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Using Dormant Oils to Manage Pests

October 24, 2001

Insect and mite pests normally survive the winter months in an overwintering stage, perhaps as an egg or a mature female that emerges in the spring. Instead of waiting until spring to initiate control measures, it is possible to apply a dormant oil. Advantages include (1) a wide range of activity against most species of mites and scales, including effectiveness on eggs; (2) little likelihood of insects or mites developing resistance; (3) a tendency to be less harmful to beneficial insects and predatory mites (natural enemies) than other pest-control materials with long residual activity; and (4) relative safety to birds, humans, and other mammals. Disadvantages are (1) potential phytotoxicity during the growing season and (2) minimal resid-ual activity or less persistence.

Dormant oils, derived from paraffinic crude oil, are the heaviest of the petroleum oil sprays and have a low unsulfonated residue (UR). UR is a measure of phytotoxic compounds remaining after distillation and refining. A high UR (greater than 92%) indicates a highly refined product with less probability of phytotoxicity. Dormant oils have a UR value below 92%.

Dormant oil applications are directed primarily at killing overwintering pests, including mites and scales, before they can become active in the spring and cause plant injury. Applications are made in win-ter to minimize phytotoxicity to plants. Usually, a 2% to 4% rate is used in the late fall to early spring. Dormant oils suffocate insects or mites by blocking their breathing pores (spiracles). These oils are contact materials with minimal residual activity, so thorough coverage is essential.

Dormant oil sprays are generally applied to plant parts, which means that the pest's overwintering stage is located on the plant. However, not all insect and mite pests overwinter on plants. For example, dormant oil applications will not work on two-spotted spider mite, Tetranychus urticae, because the mite overwinters as a female in plant debris, mulch, or other nonplant protected places. In contrast, the spruce spider mite, Oligonychus ununguis, overwinters as an egg on plants, primarily evergreens such as arborvitae, juniper, hemlock, and pine. As a result, this mite is susceptible to dormant oil sprays.

Dormant oils are highly effective in killing the overwintering stages of scales, especially first- and second-instar nymphs (for example, cottony maple scale, Pulvinaria innumerabilis). Similarly, euonymus scale, Unaspis euonymi, overwinters as second instars or mature females and is relatively easy to control with dormant oil sprays. However, scales that overwinter as eggs, such as oystershell scale, Lepidosaphes ulmi, and pine needle scale, Chionaspis pinifoliae, may be hard to control. Eggs are generally stacked on top of each other, and the dormant oil may not contact the bottom layer. Additional insecticide applications after egg hatch are generally required.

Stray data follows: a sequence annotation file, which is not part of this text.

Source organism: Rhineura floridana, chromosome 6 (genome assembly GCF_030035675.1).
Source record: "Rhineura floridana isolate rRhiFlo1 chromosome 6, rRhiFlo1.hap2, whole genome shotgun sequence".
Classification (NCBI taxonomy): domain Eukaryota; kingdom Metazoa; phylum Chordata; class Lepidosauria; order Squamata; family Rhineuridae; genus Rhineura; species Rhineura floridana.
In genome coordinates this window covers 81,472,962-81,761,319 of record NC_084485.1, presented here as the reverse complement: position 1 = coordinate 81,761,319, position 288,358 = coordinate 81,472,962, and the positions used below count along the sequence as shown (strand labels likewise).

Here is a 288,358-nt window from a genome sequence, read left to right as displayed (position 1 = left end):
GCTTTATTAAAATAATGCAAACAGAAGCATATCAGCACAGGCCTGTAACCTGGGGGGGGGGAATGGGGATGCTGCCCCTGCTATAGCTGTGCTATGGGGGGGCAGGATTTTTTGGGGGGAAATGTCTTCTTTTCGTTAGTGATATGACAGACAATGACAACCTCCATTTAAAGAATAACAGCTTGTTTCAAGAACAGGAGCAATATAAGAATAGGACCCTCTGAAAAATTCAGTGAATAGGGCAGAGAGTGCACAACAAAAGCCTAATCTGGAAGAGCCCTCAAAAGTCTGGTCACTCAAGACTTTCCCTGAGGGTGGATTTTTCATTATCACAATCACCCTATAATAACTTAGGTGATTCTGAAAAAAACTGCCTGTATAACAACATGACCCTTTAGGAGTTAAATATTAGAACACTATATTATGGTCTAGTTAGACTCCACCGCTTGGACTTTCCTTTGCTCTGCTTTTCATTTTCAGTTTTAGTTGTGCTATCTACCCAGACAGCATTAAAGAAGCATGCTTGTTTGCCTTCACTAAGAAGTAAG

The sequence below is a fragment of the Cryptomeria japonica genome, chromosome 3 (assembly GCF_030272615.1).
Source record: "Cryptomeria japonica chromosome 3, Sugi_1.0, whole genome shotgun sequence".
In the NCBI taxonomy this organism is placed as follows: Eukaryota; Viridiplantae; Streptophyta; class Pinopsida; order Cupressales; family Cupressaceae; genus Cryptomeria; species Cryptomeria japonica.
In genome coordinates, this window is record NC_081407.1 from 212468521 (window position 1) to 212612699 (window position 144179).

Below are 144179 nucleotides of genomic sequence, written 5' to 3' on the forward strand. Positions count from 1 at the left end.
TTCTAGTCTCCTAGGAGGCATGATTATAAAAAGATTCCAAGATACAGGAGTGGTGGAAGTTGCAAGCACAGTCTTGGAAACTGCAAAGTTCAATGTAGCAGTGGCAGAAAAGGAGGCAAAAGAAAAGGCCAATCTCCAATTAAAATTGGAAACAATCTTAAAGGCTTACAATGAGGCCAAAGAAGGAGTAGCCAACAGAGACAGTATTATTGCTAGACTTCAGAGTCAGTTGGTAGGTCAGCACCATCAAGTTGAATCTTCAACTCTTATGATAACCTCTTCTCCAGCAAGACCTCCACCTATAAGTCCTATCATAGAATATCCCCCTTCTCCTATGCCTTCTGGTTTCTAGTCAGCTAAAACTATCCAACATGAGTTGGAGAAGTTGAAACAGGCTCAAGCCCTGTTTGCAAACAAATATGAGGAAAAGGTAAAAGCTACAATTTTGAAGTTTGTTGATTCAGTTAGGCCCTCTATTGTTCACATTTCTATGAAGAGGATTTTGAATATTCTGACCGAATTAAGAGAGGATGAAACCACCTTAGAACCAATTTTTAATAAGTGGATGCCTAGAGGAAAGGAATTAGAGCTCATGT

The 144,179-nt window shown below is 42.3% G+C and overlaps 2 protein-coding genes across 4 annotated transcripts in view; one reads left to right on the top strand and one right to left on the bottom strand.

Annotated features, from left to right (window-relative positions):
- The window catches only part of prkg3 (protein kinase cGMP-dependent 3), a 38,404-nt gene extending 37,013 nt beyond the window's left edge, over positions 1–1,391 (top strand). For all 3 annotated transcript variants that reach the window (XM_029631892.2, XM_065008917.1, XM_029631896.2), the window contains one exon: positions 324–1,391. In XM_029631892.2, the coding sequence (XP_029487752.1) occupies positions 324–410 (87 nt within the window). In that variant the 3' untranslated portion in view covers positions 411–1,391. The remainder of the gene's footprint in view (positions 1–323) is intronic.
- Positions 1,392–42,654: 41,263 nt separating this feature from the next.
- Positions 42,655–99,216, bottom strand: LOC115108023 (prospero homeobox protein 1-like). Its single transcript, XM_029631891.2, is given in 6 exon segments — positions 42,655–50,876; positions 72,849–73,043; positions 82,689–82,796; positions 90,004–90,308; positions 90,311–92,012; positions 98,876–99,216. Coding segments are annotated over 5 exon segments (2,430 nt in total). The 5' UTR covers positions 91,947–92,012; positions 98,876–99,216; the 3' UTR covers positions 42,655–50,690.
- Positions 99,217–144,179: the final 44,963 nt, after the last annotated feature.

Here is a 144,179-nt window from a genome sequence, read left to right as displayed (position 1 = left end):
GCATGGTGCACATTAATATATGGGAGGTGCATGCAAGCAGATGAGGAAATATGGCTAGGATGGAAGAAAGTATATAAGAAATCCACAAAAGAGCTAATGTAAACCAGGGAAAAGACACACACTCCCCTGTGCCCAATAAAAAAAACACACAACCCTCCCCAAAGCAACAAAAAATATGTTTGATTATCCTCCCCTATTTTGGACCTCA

A concern with the use of dormant oils is phytotoxicity (plant injury). Some plants, including arborvitae, beech, and certain maples, are very sensitive to these sprays. Needles of Colorado blue spruce can be discolored (change from blue to green) by dormant oil applications. Phytotoxicity is generally prevalent when higher rates (over 4%) are used and when applications are made in early fall before dormancy or in late spring at budbreak. Fewer problems occur when applications are made in late October through February when plants are completely dormant. To minimize the potential for phytotoxicity, make sure the spray solution is continually agitated. Dormant oils should not be applied to plants when there is danger of freezing. Also, dormant oils should not be applied to stressed plants, which are more susceptible to phytotoxicity. Lack of moisture, extreme temperatures, sudden change in temperature after spraying, prolonged winds, or poor conditions due to disease or insect infestation predispose plants to phytotoxicity.

It is generally thought that using dormant oils is less likely to result in resistance. This may not be true. For example, a Christmas tree plantation of Scots pines was sprayed with dormant oils for over 10 years to control pine needle scale. Eventually the scales became more difficult to control. It was discovered that the scale covers were thicker than normal, making it harder for the dormant oil to penetrate.

Preventive dormant oil applications can save time later on. Treatments may not be needed in early spring, or the number of applications may be reduced. Reducing the number of insecticide applications pre-serves natural enemies of mites and scales, including parasitoids and predators, which usually supply sufficient control of these pests.

Author: Raymond A. Cloyd


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